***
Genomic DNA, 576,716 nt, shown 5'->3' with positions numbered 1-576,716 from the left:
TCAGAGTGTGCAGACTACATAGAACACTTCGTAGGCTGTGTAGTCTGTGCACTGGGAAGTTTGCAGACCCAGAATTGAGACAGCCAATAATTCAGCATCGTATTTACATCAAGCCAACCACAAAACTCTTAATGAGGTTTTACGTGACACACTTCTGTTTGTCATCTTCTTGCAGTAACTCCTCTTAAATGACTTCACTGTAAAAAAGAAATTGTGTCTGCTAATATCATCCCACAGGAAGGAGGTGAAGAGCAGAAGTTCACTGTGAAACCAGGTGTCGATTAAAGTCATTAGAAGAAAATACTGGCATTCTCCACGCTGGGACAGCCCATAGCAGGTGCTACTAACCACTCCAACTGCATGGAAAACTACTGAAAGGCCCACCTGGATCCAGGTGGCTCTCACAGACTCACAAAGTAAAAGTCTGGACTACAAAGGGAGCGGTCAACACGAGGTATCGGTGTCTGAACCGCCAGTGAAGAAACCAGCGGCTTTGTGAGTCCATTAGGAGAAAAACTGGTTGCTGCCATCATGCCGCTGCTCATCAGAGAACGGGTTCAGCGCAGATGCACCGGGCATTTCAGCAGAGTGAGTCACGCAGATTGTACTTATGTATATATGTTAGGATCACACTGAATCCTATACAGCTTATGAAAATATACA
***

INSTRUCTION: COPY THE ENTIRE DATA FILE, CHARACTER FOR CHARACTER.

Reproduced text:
Genomic DNA, 576,716 nt, shown 5'->3' with positions numbered 1-576,716 from the left:
TCAGAGTGTGCAGACTACATAGAACACTTCGTAGGCTGTGTAGTCTGTGCACTGGGAAGTTTGCAGACCCAGAATTGAGACAGCCAATAATTCAGCATCGTATTTACATCAAGCCAACCACAAAACTCTTAATGAGGTTTTACGTGACACACTTCTGTTTGTCATCTTCTTGCAGTAACTCCTCTTAAATGACTTCACTGTAAAAAAGAAATTGTGTCTGCTAATATCATCCCACAGGAAGGAGGTGAAGAGCAGAAGTTCACTGTGAAACCAGGTGTCGATTAAAGTCATTAGAAGAAAATACTGGCATTCTCCACGCTGGGACAGCCCATAGCAGGTGCTACTAACCACTCCAACTGCATGGAAAACTACTGAAAGGCCCACCTGGATCCAGGTGGCTCTCACAGACTCACAAAGTAAAAGTCTGGACTACAAAGGGAGCGGTCAACACGAGGTATCGGTGTCTGAACCGCCAGTGAAGAAACCAGCGGCTTTGTGAGTCCATTAGGAGAAAAACTGGTTGCTGCCATCATGCCGCTGCTCATCAGAGAACGGGTTCAGCGCAGATGCACCGGGCATTTCAGCAGAGTGAGTCACGCAGATTGTACTTATGTATATATGTTAGGATCACACTGAATCCTATACAGCTTATGAAAATATACA